As always, there were plenty of politics. Several Republican Congress members, including Texas Senator Ted Cruz, used their time to grill Zuckerberg about whether he and his team were discriminating against conservative media outlets and voices, repeatedly pointing to an enforcement action against conservative vloggers Diamond and Silk.

Zuckerberg and Facebook  

Before the hearings began, Quartz spoke to a congressional investigations expert, who outlined phrases, behaviors and answers that Zuckerberg would be getting drilled on by his own team in preparation. The executive followed the playbook: he was calm, didn’t let his emotions get in the way, and didn’t answer questions that he didn’t have a good response to. This ended up having an almost comical effect as he dodged questions left and right, but, from a PR and legal perspective, he (likely) did what he was supposed to. During the House testimony, where the lawmakers were less deferential and had a stricter time limit for questions, he fared worse. The members frequently cut him off and schooled him, asking somewhat tougher questions than the senators.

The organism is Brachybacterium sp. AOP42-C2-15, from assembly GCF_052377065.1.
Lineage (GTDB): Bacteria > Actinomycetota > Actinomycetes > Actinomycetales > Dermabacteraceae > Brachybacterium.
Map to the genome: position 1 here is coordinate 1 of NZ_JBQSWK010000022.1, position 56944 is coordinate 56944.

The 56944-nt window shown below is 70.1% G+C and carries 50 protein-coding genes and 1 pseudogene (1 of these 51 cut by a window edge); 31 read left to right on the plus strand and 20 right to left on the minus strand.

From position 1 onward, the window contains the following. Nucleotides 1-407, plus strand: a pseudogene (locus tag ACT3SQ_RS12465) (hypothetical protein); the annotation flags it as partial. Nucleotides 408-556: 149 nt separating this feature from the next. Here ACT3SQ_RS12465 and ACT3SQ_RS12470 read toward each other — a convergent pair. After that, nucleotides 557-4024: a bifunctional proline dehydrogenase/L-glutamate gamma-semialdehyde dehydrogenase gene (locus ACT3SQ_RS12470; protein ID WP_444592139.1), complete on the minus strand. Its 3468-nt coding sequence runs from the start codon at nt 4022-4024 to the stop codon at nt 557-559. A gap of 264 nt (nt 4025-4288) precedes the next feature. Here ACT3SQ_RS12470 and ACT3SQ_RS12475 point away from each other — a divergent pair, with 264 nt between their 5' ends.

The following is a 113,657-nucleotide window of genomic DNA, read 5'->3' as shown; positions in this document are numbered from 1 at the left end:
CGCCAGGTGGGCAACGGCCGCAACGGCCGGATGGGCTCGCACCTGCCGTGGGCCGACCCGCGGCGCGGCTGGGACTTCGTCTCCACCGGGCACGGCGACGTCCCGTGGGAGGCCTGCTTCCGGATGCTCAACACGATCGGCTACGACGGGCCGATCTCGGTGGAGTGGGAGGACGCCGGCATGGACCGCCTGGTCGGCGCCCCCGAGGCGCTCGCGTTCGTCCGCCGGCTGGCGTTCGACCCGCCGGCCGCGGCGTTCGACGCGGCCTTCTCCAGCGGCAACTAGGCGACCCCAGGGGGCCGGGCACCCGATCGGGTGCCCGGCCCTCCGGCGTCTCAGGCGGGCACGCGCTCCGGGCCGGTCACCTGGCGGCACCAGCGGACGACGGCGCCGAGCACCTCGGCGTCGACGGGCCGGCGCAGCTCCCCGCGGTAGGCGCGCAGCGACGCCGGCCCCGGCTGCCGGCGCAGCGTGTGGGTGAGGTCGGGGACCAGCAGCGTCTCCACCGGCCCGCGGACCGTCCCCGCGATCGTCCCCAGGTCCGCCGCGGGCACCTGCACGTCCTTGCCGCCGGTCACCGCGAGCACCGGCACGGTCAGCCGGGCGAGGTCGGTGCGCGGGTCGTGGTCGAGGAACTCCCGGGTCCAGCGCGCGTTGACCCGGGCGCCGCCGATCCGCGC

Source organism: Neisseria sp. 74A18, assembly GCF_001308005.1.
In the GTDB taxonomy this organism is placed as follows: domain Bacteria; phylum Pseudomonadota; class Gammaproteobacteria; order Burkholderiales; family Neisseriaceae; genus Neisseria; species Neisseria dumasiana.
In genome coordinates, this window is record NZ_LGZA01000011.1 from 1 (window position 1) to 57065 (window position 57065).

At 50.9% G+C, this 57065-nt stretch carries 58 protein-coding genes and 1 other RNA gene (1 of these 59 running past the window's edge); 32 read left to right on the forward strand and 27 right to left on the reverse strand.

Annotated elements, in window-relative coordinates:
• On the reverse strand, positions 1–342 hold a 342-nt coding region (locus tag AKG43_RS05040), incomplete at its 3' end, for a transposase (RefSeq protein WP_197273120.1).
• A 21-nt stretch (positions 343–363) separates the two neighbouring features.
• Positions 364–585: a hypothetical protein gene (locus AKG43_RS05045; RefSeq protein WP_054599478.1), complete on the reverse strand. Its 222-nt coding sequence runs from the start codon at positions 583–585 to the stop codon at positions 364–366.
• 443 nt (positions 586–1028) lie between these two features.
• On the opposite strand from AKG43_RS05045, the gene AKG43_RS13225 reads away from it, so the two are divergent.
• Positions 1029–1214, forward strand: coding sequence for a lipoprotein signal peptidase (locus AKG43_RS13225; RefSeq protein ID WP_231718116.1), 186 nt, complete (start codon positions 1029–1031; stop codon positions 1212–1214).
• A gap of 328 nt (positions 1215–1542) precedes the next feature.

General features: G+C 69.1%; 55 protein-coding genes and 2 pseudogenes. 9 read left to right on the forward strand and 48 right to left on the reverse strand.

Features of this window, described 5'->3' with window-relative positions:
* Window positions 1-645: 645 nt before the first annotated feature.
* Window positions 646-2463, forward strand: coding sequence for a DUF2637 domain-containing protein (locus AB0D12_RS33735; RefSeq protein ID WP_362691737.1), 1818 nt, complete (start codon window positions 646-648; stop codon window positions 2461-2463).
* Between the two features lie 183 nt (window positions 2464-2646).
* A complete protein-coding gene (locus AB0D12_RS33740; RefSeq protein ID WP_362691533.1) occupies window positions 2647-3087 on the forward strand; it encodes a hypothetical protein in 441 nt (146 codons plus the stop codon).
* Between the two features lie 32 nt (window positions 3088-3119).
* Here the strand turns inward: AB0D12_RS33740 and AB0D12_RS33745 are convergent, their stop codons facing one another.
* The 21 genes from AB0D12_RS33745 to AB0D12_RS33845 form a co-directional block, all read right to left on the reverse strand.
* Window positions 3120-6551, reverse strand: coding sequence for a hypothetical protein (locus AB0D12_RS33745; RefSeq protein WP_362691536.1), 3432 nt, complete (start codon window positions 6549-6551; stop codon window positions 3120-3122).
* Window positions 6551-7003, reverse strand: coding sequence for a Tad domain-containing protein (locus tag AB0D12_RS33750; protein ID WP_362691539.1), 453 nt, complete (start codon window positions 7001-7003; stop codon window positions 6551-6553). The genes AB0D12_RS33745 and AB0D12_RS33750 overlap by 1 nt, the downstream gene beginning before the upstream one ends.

The content of his answers revealed several things. For one, it was clear what he wanted to avoid being upfront about. He didn’t want to disclose just how invasive Facebook is, evading answers about the platform’s tracking practices for people who are logged off, or not signed up at all. He wanted to present a certain story of Facebook, emphasizing its humble origins in his Harvard dorm room, which came off as sort of an excuse for the company’s wrongdoings. “We made mistakes, and we’re learning from them,” has been the company mantra over the last several weeks.

It also seemed that some of the questions left Zuckerberg legitimately stumped. Of course no one can expect the CEO to know all the details about his company, but his ignorance on some matters will only fuel questions over his ability to run such a powerful company. It also illustrates just how hard Facebook is to fully grasp for anyone, even its founder.

What we also glimpsed is Facebook’s thinking about solutions to its many problems. Zuckerberg, who admitted that even hiring 20,000 content moderators, which the company constantly touts, is not enough to police billions of pieces of content every day. His solution? Artificial intelligence. But as Quartz’s Dave Gershgorn writes, no one should be taking the promise of AI at face value. That’s especially the case when it comes to hate speech, a nuanced problem that machines cannot fully comprehend. As Gershgorn puts it, “there will always likely be tough, situational decisions that humans will have to make.”